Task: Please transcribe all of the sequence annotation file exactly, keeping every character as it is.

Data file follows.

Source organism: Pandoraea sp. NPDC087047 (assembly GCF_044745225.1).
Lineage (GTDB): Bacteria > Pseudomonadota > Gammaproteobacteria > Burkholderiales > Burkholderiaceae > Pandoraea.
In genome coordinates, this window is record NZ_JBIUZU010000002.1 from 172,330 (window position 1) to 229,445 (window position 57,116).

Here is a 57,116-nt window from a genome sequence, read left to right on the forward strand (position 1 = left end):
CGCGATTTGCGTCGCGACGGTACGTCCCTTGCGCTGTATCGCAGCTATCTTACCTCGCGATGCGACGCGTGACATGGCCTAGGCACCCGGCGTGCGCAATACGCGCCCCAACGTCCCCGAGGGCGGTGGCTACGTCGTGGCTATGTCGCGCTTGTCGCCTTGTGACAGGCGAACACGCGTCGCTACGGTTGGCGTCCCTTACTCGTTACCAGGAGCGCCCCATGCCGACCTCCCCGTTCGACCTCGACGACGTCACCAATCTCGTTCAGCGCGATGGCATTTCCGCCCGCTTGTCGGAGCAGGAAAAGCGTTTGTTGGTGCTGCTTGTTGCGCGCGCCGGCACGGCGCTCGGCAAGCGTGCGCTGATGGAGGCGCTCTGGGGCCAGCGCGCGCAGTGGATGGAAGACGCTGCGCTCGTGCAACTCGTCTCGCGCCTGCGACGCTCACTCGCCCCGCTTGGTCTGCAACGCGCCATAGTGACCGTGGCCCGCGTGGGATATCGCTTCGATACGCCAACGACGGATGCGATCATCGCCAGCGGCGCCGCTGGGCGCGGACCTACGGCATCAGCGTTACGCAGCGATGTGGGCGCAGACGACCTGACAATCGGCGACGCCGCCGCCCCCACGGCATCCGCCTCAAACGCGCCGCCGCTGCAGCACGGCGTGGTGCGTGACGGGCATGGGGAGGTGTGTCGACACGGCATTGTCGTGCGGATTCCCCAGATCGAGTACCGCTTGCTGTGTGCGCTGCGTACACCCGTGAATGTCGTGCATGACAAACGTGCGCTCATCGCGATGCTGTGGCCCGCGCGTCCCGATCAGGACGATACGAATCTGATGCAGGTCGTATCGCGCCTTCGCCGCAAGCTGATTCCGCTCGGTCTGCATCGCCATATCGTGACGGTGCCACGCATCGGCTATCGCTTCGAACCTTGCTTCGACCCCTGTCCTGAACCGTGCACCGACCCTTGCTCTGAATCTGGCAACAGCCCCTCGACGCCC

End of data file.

Source organism: Pandoraea sp. NPDC087047 (assembly GCF_044745225.1).
Lineage (GTDB): Bacteria > Pseudomonadota > Gammaproteobacteria > Burkholderiales > Burkholderiaceae > Pandoraea.
In genome coordinates, this window is record NZ_JBIUZU010000002.1 from 172,330 (window position 1) to 229,445 (window position 57,116).

Here is a 57,116-nt window from a genome sequence, read left to right on the forward strand (position 1 = left end):
CGCGATTTGCGTCGCGACGGTACGTCCCTTGCGCTGTATCGCAGCTATCTTACCTCGCGATGCGACGCGTGACATGGCCTAGGCACCCGGCGTGCGCAATACGCGCCCCAACGTCCCCGAGGGCGGTGGCTACGTCGTGGCTATGTCGCGCTTGTCGCCTTGTGACAGGCGAACACGCGTCGCTACGGTTGGCGTCCCTTACTCGTTACCAGGAGCGCCCCATGCCGACCTCCCCGTTCGACCTCGACGACGTCACCAATCTCGTTCAGCGCGATGGCATTTCCGCCCGCTTGTCGGAGCAGGAAAAGCGTTTGTTGGTGCTGCTTGTTGCGCGCGCCGGCACGGCGCTCGGCAAGCGTGCGCTGATGGAGGCGCTCTGGGGCCAGCGCGCGCAGTGGATGGAAGACGCTGCGCTCGTGCAACTCGTCTCGCGCCTGCGACGCTCACTCGCCCCGCTTGGTCTGCAACGCGCCATAGTGACCGTGGCCCGCGTGGGATATCGCTTCGATACGCCAACGACGGATGCGATCATCGCCAGCGGCGCCGCTGGGCGCGGACCTACGGCATCAGCGTTACGCAGCGATGTGGGCGCAGACGACCTGACAATCGGCGACGCCGCCGCCCCCACGGCATCCGCCTCAAACGCGCCGCCGCTGCAGCACGGCGTGGTGCGTGACGGGCATGGGGAGGTGTGTCGACACGGCATTGTCGTGCGGATTCCCCAGATCGAGTACCGCTTGCTGTGTGCGCTGCGTACACCCGTGAATGTCGTGCATGACAAACGTGCGCTCATCGCGATGCTGTGGCCCGCGCGTCCCGATCAGGACGATACGAATCTGATGCAGGTCGTATCGCGCCTTCGCCGCAAGCTGATTCCGCTCGGTCTGCATCGCCATATCGTGACGGTGCCACGCATCGGCTATCGCTTCGAACCTTGCTTCGACCCCTGTCCTGAACCGTGCACCGACCCTTGCTCTGAATCTGGCAACAGCCCCTCGACGCCC